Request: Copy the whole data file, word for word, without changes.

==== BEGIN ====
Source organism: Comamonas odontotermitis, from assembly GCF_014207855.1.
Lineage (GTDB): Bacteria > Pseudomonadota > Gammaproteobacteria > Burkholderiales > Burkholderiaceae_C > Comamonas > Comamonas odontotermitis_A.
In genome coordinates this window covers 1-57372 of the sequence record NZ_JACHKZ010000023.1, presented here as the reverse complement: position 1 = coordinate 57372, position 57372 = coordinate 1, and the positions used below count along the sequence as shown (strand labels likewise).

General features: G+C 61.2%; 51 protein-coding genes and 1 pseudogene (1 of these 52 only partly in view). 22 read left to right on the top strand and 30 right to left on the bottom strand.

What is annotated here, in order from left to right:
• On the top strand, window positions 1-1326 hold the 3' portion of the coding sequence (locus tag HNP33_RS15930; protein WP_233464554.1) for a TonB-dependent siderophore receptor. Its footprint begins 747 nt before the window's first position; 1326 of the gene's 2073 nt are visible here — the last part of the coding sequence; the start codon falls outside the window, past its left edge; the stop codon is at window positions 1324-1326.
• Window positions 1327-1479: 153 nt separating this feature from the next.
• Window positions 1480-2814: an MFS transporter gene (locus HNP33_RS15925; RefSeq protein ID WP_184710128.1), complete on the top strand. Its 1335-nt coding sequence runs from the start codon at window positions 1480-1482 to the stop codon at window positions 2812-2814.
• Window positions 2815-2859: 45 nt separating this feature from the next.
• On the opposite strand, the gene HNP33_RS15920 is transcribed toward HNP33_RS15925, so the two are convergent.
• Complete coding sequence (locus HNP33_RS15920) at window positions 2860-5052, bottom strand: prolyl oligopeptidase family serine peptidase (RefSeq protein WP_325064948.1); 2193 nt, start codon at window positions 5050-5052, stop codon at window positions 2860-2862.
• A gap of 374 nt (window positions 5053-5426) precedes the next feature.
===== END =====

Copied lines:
Source organism: Comamonas odontotermitis, from assembly GCF_014207855.1.
Lineage (GTDB): Bacteria > Pseudomonadota > Gammaproteobacteria > Burkholderiales > Burkholderiaceae_C > Comamonas > Comamonas odontotermitis_A.
In genome coordinates this window covers 1-57372 of the sequence record NZ_JACHKZ010000023.1, presented here as the reverse complement: position 1 = coordinate 57372, position 57372 = coordinate 1, and the positions used below count along the sequence as shown (strand labels likewise).

General features: G+C 61.2%; 51 protein-coding genes and 1 pseudogene (1 of these 52 only partly in view). 22 read left to right on the top strand and 30 right to left on the bottom strand.

What is annotated here, in order from left to right:
• On the top strand, window positions 1-1326 hold the 3' portion of the coding sequence (locus tag HNP33_RS15930; protein WP_233464554.1) for a TonB-dependent siderophore receptor. Its footprint begins 747 nt before the window's first position; 1326 of the gene's 2073 nt are visible here — the last part of the coding sequence; the start codon falls outside the window, past its left edge; the stop codon is at window positions 1324-1326.
• Window positions 1327-1479: 153 nt separating this feature from the next.
• Window positions 1480-2814: an MFS transporter gene (locus HNP33_RS15925; RefSeq protein ID WP_184710128.1), complete on the top strand. Its 1335-nt coding sequence runs from the start codon at window positions 1480-1482 to the stop codon at window positions 2812-2814.
• Window positions 2815-2859: 45 nt separating this feature from the next.
• On the opposite strand, the gene HNP33_RS15920 is transcribed toward HNP33_RS15925, so the two are convergent.
• Complete coding sequence (locus HNP33_RS15920) at window positions 2860-5052, bottom strand: prolyl oligopeptidase family serine peptidase (RefSeq protein WP_325064948.1); 2193 nt, start codon at window positions 5050-5052, stop codon at window positions 2860-2862.
• A gap of 374 nt (window positions 5053-5426) precedes the next feature.